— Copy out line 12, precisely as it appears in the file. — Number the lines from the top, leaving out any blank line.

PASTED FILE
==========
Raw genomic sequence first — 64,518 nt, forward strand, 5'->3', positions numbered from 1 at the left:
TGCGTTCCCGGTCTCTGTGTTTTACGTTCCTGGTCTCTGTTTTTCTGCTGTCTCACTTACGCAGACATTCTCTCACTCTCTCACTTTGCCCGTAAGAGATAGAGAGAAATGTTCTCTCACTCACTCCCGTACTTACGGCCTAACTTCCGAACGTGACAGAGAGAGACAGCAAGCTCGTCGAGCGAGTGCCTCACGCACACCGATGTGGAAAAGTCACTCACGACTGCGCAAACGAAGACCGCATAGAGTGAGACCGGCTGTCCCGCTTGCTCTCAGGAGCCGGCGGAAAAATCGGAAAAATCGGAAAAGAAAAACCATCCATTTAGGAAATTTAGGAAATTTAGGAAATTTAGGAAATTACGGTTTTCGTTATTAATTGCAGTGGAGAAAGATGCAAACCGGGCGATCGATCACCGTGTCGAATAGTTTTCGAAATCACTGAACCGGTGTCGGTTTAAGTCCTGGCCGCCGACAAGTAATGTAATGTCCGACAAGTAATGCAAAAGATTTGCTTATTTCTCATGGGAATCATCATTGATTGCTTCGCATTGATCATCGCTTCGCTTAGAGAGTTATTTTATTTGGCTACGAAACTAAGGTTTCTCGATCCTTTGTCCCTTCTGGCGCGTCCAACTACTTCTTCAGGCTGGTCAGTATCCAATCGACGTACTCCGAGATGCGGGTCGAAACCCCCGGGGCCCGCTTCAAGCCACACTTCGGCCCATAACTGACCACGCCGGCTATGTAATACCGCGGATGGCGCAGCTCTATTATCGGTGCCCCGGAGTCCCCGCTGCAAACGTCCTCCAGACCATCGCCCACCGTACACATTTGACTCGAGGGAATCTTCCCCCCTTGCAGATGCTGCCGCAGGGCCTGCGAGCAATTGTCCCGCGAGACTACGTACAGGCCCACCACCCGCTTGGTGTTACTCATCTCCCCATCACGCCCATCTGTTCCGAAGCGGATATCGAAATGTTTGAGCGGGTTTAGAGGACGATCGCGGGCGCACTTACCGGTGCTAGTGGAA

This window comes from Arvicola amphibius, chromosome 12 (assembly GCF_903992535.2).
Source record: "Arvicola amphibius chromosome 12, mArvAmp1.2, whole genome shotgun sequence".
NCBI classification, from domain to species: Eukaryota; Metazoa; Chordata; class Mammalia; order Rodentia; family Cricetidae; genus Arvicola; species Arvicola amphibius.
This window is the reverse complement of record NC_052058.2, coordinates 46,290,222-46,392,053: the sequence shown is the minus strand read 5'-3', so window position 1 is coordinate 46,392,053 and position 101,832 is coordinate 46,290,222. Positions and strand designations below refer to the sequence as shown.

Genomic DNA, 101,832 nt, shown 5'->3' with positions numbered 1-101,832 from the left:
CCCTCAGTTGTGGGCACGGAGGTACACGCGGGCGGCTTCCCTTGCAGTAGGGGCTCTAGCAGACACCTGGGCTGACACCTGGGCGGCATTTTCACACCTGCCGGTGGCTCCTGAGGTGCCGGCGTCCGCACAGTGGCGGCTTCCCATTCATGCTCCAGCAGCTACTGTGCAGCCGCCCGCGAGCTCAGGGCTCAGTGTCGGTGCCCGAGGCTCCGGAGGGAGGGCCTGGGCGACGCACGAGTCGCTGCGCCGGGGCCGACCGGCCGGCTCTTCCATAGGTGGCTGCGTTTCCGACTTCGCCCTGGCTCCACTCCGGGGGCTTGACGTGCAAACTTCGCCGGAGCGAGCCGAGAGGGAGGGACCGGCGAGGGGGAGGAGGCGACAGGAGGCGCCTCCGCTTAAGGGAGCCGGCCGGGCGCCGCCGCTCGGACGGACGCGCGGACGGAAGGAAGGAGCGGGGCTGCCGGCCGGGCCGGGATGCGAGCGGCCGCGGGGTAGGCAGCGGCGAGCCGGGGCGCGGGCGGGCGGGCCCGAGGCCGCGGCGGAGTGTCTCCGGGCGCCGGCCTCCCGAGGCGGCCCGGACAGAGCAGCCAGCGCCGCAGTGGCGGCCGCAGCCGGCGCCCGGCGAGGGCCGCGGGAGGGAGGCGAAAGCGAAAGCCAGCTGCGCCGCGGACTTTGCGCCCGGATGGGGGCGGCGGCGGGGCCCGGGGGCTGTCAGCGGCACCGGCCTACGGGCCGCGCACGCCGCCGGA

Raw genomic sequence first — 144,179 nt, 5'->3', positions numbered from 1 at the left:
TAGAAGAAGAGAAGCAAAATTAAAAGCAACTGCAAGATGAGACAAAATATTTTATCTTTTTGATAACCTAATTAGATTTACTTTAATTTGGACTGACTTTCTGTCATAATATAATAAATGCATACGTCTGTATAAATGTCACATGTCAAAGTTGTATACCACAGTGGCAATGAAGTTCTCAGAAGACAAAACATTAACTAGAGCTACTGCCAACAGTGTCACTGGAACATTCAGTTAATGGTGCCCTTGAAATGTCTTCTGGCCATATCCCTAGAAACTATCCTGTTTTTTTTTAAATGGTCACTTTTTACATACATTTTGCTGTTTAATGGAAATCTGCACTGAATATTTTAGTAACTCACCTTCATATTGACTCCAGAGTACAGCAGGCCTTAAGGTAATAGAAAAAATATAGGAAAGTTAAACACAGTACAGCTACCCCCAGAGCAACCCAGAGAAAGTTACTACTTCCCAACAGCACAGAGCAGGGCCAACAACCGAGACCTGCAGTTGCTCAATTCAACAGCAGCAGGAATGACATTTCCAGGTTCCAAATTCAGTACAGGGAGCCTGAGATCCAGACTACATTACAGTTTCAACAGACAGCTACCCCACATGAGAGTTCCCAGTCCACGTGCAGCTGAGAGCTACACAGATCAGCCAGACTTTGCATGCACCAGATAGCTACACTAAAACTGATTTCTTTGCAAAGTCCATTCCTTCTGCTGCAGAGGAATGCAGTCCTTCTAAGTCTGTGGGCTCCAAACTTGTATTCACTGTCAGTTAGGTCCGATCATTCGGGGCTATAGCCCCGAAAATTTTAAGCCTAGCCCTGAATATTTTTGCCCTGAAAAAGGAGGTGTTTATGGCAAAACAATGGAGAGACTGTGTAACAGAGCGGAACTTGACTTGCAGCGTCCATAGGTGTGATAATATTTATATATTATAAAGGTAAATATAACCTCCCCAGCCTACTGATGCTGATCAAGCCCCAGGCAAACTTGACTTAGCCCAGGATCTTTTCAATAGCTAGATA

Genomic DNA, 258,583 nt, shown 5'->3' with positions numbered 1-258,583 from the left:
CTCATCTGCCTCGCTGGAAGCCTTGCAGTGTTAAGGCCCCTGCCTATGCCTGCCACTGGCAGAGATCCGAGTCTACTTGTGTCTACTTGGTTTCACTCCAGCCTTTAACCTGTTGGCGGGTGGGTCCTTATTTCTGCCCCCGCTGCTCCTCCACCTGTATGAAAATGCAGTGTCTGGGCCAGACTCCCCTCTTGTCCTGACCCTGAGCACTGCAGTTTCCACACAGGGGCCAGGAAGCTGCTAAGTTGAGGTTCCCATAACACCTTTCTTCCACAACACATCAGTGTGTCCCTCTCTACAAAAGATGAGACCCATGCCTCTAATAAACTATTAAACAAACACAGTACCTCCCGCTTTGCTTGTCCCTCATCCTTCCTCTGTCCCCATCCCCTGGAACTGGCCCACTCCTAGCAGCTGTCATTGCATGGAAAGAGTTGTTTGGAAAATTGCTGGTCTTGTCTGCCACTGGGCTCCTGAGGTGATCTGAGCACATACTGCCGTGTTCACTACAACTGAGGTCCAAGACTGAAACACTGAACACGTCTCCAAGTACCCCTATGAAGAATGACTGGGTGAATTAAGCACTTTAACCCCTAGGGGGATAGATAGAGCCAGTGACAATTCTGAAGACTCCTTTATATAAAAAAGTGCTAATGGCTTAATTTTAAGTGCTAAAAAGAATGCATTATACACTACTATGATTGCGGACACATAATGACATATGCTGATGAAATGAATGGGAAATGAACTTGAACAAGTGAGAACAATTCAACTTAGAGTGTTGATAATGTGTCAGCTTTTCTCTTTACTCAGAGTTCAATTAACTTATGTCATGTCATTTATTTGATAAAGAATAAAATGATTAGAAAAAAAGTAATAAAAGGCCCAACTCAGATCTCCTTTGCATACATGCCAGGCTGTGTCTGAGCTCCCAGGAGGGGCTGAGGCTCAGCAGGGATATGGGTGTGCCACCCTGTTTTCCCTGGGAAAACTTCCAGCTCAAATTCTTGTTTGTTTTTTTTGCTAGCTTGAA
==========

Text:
CTCATCTGCCTCGCTGGAAGCCTTGCAGTGTTAAGGCCCCTGCCTATGCCTGCCACTGGCAGAGATCCGAGTCTACTTGTGTCTACTTGGTTTCACTCCAGCCTTTAACCTGTTGGCGGGTGGGTCCTTATTTCTGCCCCCGCTGCTCCTCCACCTGTATGAAAATGCAGTGTCTGGGCCAGACTCCCCTCTTGTCCTGACCCTGAGCACTGCAGTTTCCACACAGGGGCCAGGAAGCTGCTAAGTTGAGGTTCCCATAACACCTTTCTTCCACAACACATCAGTGTGTCCCTCTCTACAAAAGATGAGACCCATGCCTCTAATAAACTATTAAACAAACACAGTACCTCCCGCTTTGCTTGTCCCTCATCCTTCCTCTGTCCCCATCCCCTGGAACTGGCCCACTCCTAGCAGCTGTCATTGCATGGAAAGAGTTGTTTGGAAAATTGCTGGTCTTGTCTGCCACTGGGCTCCTGAGGTGATCTGAGCACATACTGCCGTGTTCACTACAACTGAGGTCCAAGACTGAAACACTGAACACGTCTCCAAGTACCCCTATGAAGAATGACTGGGTGAATTAAGCACTTTAACCCCTAGGGGGATAGATAGAGCCAGTGACAATTCTGAAGACTCCTTTATATAAAAAAGTGCTAATGGCTTAATTTTAAGTGCTAAAAAGAATGCATTATACACTACTATGATTGCGGACACATAATGACATATGCTGATGAAATGAATGGGAAATGAACTTGAACAAGTGAGAACAATTCAACTTAGAGTGTTGATAATGTGTCAGCTTTTCTCTTTACTCAGAGTTCAATTAACTTATGTCATGTCATTTATTTGATAAAGAATAAAATGATTAGAAAAAAAGTAATAAAAGGCCCAACTCAGATCTCCTTTGCATACATGCCAGGCTGTGTCTGAGCTCCCAGGAGGGGCTGAGGCTCAGCAGGGATATGGGTGTGCCACCCTGTTTTCCCTGGGAAAACTTCCAGCTCAAATTCTTGTTTGTTTTTTTTGCTAGCTTGAA